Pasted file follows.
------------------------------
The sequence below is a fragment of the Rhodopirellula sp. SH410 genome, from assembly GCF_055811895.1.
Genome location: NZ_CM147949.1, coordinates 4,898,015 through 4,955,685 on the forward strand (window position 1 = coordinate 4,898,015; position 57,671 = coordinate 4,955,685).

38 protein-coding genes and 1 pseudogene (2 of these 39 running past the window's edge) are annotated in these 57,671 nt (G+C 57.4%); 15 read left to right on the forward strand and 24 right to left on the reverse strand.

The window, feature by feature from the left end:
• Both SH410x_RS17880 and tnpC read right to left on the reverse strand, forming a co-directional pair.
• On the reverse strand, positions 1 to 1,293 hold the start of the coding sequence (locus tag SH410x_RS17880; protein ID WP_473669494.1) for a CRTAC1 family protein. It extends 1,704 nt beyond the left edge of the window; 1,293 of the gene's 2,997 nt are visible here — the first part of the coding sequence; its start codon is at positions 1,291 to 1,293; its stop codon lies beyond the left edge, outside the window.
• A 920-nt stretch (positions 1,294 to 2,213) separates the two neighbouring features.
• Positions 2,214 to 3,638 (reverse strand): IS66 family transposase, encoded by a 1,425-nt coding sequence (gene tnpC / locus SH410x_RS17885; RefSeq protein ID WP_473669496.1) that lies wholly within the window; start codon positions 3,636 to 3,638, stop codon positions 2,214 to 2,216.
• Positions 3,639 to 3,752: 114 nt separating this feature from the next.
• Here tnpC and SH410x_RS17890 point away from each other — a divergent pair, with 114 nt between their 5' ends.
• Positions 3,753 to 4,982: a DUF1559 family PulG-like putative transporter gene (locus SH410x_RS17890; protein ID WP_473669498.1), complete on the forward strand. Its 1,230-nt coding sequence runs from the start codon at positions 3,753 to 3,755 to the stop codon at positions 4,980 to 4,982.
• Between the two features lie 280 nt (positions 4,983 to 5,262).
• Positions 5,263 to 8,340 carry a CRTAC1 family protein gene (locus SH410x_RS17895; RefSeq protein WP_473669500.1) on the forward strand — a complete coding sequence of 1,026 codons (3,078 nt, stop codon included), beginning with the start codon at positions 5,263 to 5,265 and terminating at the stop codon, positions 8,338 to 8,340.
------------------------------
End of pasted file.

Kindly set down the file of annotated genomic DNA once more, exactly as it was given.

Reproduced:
The sequence below is a fragment of the Rhodopirellula sp. SH410 genome, from assembly GCF_055811895.1.
Genome location: NZ_CM147949.1, coordinates 4,898,015 through 4,955,685 on the forward strand (window position 1 = coordinate 4,898,015; position 57,671 = coordinate 4,955,685).

38 protein-coding genes and 1 pseudogene (2 of these 39 running past the window's edge) are annotated in these 57,671 nt (G+C 57.4%); 15 read left to right on the forward strand and 24 right to left on the reverse strand.

The window, feature by feature from the left end:
• Both SH410x_RS17880 and tnpC read right to left on the reverse strand, forming a co-directional pair.
• On the reverse strand, positions 1 to 1,293 hold the start of the coding sequence (locus tag SH410x_RS17880; protein ID WP_473669494.1) for a CRTAC1 family protein. It extends 1,704 nt beyond the left edge of the window; 1,293 of the gene's 2,997 nt are visible here — the first part of the coding sequence; its start codon is at positions 1,291 to 1,293; its stop codon lies beyond the left edge, outside the window.
• A 920-nt stretch (positions 1,294 to 2,213) separates the two neighbouring features.
• Positions 2,214 to 3,638 (reverse strand): IS66 family transposase, encoded by a 1,425-nt coding sequence (gene tnpC / locus SH410x_RS17885; RefSeq protein ID WP_473669496.1) that lies wholly within the window; start codon positions 3,636 to 3,638, stop codon positions 2,214 to 2,216.
• Positions 3,639 to 3,752: 114 nt separating this feature from the next.
• Here tnpC and SH410x_RS17890 point away from each other — a divergent pair, with 114 nt between their 5' ends.
• Positions 3,753 to 4,982: a DUF1559 family PulG-like putative transporter gene (locus SH410x_RS17890; protein ID WP_473669498.1), complete on the forward strand. Its 1,230-nt coding sequence runs from the start codon at positions 3,753 to 3,755 to the stop codon at positions 4,980 to 4,982.
• Between the two features lie 280 nt (positions 4,983 to 5,262).
• Positions 5,263 to 8,340 carry a CRTAC1 family protein gene (locus SH410x_RS17895; RefSeq protein WP_473669500.1) on the forward strand — a complete coding sequence of 1,026 codons (3,078 nt, stop codon included), beginning with the start codon at positions 5,263 to 5,265 and terminating at the stop codon, positions 8,338 to 8,340.